Over the years, regular and significant Government cuts to HSE funding had resulted in reduced staff numbers, the closure of the HSE free helpline and a reduction in proactive HSE inspections (focusing instead on higher risk and poor performing businesses). This was followed by the Government imposing a legal duty on the HSE to recover its costs from non-compliant businesses, resulting in the introduction of the Fee for Intervention (FFI) cost recovery scheme on 1st October 2012.
The aim of the scheme was for the HSE to charge for their time, by the hour, for the costs of helping to put matters right, including time spent investigating and taking enforcement action in instances where companies had breached health and safety laws.
In the intervening period since the introduction of the FFI scheme the HSE has recorded a host of information on how the scheme is working including the amount of revenue generated per year.
These figures reveal that the manufacturing sector has been hit the hardest, generating 6 figure sums for the HSE each month. The monthly FFI invoice run is well over £2m with the average FFI invoice around the £700 mark. The figures reveal a constant increase in fines issued and revenue generated since the introduction of the scheme in 2012.
However, far from being a commercial “money-generating” scheme in fact, FFI has run at a loss since the very first year and even with the latest fee increase (to £129 per hour from the initial fee of £124 per hour) there will be insufficient income generated to cover the rising costs of administering the scheme.
When a fee is levied, it includes the costs incurred covering the time of the entire original visit. The total amount recovered will be based on the amount of time it takes the HSE to identify the breach and help a company put things right (including associated office work), multiplied by the hourly rate.
According to published HSE guidance, the fee may include the inspector’s time:
- at your business or workplace
- preparing reports
- getting specialist advice
- talking to you after the visit
- talking to your workers
The fee can vary depending on:
- how long the original visit was
- the time the inspector spent helping you put things right
- the time it took the inspector to investigate your case
- any time the HSE spends on taking action against you
How much will you be charged?
From the 1st October 2012 if a HSE inspector identifies a ‘material breach’ on your premises, the duty holder (i.e. the company/person responsible for health and safety) will be charged £124 per hour (now £129 per hour) from the moment the inspector arrived on site to the point when the inspector is satisfied that the issue is resolved or prosecution is taken. The rates will be charged at 6 minute intervals. The officer will not be getting paid £129 per hour; that is the cost of the whole HSE ‘service’ to investigate the ‘material breach’. If the HSE need to obtain specialist advice, i.e. from a consultant, the whole cost of obtaining this advice will be passed on to the duty holder.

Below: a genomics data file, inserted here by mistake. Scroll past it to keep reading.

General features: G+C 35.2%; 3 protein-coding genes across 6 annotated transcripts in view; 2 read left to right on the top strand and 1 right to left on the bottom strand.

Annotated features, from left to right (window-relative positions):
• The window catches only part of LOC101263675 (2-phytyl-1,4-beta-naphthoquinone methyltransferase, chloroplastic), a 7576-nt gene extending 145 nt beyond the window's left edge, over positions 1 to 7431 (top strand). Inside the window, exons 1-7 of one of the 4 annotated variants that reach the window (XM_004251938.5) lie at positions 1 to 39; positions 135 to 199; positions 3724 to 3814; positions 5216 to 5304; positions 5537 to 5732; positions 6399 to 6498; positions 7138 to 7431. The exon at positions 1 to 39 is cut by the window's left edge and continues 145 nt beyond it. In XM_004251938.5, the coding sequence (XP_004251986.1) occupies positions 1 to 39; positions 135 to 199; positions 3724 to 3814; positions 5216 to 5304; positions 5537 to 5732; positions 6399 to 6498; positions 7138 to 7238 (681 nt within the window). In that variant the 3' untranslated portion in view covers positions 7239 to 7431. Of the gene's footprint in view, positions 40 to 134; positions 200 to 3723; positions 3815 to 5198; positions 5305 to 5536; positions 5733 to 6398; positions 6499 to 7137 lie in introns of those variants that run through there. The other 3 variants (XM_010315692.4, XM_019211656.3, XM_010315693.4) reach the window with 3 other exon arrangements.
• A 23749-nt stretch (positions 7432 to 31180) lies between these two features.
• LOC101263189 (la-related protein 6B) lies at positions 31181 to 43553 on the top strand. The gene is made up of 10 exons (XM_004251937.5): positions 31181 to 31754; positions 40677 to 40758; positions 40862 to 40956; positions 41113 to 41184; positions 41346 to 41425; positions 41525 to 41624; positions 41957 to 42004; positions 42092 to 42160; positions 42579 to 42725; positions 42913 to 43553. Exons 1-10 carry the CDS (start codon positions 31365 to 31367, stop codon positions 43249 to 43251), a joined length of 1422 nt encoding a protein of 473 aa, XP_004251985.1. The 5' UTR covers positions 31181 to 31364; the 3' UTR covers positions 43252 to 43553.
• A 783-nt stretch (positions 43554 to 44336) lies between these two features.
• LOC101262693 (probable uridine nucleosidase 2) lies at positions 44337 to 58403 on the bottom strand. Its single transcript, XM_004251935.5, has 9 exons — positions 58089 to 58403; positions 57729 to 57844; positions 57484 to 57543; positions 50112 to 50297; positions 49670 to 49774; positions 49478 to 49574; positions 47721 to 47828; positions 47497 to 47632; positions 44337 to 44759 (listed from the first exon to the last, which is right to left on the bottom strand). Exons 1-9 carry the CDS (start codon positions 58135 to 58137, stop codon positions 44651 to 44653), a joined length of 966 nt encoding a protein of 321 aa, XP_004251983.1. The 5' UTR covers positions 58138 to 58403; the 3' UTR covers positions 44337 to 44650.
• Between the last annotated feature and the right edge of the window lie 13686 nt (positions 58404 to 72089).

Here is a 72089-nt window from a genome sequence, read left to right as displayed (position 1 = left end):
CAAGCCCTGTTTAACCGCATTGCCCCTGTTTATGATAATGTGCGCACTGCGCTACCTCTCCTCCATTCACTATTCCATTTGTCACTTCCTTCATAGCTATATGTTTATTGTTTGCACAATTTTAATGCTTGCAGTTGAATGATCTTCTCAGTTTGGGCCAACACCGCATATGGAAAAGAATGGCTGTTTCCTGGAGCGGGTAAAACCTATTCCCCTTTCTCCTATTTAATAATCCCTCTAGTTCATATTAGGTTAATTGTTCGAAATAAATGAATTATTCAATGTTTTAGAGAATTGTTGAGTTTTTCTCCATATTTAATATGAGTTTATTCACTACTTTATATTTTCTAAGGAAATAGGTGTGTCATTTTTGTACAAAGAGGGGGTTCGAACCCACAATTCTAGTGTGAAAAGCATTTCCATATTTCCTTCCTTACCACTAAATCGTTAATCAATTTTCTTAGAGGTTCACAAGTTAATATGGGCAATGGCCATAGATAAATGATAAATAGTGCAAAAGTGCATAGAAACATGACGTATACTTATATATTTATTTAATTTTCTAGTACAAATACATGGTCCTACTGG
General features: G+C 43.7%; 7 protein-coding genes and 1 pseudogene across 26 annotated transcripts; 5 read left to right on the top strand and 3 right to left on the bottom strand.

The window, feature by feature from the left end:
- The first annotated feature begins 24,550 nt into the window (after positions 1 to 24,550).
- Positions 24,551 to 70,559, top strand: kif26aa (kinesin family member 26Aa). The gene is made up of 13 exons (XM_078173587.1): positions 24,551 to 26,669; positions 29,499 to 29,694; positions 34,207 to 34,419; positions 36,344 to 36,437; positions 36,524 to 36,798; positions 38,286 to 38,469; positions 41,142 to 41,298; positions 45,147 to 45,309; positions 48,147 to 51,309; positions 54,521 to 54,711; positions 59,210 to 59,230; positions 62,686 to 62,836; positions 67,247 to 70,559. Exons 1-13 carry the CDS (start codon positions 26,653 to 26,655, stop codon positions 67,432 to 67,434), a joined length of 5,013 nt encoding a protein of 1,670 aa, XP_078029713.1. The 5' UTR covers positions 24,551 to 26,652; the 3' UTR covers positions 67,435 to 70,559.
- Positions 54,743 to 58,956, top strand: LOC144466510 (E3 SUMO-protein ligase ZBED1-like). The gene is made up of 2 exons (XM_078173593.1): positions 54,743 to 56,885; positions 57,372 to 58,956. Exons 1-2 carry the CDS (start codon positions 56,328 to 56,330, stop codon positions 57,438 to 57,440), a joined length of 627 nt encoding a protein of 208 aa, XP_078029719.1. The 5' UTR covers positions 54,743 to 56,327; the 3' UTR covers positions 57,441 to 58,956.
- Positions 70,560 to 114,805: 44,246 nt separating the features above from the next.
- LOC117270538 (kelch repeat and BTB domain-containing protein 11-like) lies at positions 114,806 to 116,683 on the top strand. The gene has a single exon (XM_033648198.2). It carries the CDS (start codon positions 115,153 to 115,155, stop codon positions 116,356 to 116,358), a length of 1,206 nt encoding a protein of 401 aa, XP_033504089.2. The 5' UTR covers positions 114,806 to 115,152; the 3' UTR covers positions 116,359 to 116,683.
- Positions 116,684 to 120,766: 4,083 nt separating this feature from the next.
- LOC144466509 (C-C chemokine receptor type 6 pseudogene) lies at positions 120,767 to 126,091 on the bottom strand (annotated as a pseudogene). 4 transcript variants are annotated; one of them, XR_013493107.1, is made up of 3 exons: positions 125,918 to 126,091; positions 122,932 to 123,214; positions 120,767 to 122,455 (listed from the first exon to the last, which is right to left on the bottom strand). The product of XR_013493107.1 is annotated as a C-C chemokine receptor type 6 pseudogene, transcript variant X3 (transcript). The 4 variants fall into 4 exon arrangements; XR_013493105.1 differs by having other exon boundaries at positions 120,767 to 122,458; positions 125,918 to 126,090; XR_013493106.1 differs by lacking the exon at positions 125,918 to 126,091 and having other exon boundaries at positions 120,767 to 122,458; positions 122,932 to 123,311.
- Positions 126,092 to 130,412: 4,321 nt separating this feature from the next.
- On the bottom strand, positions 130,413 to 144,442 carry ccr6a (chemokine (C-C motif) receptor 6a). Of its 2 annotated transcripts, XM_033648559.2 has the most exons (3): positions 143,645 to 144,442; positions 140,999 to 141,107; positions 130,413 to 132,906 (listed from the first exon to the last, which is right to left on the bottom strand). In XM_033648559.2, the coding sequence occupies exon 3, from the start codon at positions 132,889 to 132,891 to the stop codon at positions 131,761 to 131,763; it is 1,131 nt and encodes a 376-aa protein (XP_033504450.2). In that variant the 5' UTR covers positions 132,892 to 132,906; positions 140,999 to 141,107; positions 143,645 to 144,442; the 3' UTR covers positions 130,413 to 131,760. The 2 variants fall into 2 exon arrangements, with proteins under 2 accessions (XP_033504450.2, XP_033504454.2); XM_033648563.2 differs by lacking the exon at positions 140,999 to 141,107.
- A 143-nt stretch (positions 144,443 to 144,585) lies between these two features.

What is a ‘material breach?
This has been defined as a breach of any health and safety legislation that the inspector has to notify you of in writing. Any observed breach, unless is it is immediately dangerous, will have to go through a HSE back office system called the Enforcement Management Model (EMM).
This will look at a number of factors, including the severity of the risk in comparison to the risk if safe measures were taken. It will also look at overall compliance with any relevant standard. They will also take into account relevant incident history (i.e. has it happened before), history of enforcement action, whether the offence occurred due to the duty holder deliberately trying to seek financial advantage, the level of actual harm that has happened, the inspection history of the duty holder, and whether the inspector has confidence that you will comply.
Once this process has been undertaken, if it is found that the inspector needs to write to you/serve notice/proceed for prosecution, this will be considered a material breach.
When might you get an inspection?
Normally an inspection will follow either a complaint to the HSE regarding a particular issue or through an accident report. Not all accident reports are followed up as they are prioritised by the HSE.
It is an offence not to report certain accidents so if someone contacts HSE due to an injury that has not been reported (but should have been) this may be considered a material breach; so don’t be tempted not to report accidents in the usual manner.
Inspectors can also inspect premises at any time, and they may also undertake some proactive inspections where there has not been a complaint or accident.
What should you do if you get an inspection?
Cooperate fully with the inspectors as the sooner they are completed with the inspection the smaller the bill. The greater the confidence the inspector has in your willingness to do things the way they would like you to do them, and your overall control of health and safety on site, the better.
The inspector has legal powers to take documents and objects but make sure they give you a receipt. Be aware that what you say may have legal consequences, especially if they have cautioned you.